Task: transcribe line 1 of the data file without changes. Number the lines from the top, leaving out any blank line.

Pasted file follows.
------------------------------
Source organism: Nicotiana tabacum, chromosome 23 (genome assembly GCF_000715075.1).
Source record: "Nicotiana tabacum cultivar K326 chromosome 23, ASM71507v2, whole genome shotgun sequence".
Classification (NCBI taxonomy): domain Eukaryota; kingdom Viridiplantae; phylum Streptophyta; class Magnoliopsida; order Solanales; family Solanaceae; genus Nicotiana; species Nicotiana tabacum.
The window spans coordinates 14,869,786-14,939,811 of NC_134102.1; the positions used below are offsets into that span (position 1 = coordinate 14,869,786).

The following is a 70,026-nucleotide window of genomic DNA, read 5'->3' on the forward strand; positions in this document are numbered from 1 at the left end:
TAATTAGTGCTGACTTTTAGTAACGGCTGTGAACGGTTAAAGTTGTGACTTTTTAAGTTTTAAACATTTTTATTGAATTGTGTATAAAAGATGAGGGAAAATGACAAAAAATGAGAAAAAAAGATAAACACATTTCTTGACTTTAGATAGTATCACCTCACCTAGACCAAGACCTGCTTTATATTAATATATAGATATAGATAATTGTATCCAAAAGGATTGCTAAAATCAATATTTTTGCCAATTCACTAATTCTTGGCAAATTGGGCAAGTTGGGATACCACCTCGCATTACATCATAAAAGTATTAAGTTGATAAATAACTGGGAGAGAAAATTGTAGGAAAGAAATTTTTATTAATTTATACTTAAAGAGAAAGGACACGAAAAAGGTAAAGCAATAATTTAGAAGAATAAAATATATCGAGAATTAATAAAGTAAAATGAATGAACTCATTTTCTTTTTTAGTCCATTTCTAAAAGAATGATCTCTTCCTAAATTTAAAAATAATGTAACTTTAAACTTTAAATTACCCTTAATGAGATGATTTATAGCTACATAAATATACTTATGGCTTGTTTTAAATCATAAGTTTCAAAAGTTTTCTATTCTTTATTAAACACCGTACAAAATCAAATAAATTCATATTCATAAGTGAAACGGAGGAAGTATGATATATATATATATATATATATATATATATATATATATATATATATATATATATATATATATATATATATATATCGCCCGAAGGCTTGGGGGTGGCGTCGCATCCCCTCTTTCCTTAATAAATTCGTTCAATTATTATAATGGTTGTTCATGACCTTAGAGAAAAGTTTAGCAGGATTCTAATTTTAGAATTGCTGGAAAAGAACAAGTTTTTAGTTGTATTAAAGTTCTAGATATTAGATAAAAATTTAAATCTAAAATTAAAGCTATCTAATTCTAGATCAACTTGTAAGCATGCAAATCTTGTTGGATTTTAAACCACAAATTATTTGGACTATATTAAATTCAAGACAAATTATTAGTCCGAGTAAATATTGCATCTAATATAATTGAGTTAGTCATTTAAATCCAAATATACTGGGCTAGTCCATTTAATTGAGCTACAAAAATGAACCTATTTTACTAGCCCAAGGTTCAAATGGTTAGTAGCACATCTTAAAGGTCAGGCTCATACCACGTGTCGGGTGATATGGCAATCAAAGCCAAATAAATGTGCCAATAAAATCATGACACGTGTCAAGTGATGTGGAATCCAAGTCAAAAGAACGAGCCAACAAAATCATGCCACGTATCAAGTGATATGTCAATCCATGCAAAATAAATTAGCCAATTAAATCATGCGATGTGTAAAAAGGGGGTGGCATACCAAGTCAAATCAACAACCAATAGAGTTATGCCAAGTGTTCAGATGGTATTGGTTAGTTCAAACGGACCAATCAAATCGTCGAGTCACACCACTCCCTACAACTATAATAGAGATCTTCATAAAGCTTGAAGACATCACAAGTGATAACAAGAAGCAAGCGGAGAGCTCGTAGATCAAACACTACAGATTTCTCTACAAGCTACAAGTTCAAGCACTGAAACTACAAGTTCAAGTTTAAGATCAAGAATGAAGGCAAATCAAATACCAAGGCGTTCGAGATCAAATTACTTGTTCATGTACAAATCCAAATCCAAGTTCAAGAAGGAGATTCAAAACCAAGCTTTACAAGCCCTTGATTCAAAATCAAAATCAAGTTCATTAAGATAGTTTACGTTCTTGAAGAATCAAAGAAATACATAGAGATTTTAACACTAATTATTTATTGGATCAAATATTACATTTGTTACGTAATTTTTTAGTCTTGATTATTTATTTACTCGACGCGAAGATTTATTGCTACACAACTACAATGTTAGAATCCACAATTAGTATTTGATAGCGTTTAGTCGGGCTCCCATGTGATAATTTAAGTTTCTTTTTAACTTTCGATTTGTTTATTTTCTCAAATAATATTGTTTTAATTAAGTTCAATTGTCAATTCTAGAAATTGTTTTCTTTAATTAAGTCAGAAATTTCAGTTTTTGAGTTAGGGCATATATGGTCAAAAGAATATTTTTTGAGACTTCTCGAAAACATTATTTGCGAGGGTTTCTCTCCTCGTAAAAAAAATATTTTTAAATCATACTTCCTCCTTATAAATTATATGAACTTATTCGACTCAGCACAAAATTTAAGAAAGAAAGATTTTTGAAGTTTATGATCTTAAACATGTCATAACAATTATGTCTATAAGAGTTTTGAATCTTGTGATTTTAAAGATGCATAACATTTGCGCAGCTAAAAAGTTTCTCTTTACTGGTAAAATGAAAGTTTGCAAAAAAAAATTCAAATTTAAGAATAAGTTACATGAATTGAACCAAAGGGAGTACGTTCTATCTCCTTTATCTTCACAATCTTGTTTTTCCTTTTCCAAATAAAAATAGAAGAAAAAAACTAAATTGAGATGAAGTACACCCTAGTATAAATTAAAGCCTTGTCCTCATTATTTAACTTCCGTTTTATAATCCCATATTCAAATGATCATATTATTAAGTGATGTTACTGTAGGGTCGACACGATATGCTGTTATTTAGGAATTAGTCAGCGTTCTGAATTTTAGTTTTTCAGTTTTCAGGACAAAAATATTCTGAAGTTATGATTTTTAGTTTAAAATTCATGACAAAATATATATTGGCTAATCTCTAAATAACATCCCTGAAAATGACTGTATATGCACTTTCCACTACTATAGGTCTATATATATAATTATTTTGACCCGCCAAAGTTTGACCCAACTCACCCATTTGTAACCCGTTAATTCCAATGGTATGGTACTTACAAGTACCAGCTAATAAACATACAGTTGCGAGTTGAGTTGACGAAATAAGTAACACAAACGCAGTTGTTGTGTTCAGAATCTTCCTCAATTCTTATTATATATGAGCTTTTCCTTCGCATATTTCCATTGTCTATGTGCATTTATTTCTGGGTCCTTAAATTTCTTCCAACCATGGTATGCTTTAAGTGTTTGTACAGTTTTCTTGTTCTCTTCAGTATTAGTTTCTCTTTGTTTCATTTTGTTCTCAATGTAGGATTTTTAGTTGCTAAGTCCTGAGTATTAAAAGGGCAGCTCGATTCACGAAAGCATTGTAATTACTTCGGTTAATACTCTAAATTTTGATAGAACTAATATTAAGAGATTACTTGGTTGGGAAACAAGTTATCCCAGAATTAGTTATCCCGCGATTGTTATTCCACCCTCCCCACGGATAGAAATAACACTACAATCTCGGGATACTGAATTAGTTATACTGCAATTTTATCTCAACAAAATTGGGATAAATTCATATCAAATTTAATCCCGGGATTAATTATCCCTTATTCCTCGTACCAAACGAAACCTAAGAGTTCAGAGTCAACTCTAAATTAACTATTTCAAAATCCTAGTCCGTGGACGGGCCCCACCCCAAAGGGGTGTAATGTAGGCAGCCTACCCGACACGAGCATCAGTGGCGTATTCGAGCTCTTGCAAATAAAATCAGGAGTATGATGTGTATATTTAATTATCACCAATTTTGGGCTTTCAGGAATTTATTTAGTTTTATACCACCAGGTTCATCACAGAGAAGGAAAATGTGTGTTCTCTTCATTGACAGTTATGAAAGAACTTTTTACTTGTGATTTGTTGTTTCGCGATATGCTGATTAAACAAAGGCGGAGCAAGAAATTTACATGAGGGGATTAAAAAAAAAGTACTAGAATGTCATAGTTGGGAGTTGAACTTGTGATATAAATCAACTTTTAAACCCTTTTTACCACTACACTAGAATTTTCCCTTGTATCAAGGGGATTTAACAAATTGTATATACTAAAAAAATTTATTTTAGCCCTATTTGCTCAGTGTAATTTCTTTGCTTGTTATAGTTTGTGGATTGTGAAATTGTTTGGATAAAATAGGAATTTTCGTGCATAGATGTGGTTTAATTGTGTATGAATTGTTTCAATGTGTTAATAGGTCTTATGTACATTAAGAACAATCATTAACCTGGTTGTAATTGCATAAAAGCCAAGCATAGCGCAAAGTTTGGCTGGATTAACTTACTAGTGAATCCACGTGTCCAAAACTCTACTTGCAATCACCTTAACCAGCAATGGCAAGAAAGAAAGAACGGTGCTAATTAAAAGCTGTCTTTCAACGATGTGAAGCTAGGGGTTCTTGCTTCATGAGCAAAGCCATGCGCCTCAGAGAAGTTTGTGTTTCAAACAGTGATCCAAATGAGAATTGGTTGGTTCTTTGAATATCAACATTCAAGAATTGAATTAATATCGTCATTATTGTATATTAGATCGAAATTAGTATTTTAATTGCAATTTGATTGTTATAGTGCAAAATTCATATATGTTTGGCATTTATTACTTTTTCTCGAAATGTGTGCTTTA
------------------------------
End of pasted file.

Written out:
Source organism: Nicotiana tabacum, chromosome 23 (genome assembly GCF_000715075.1).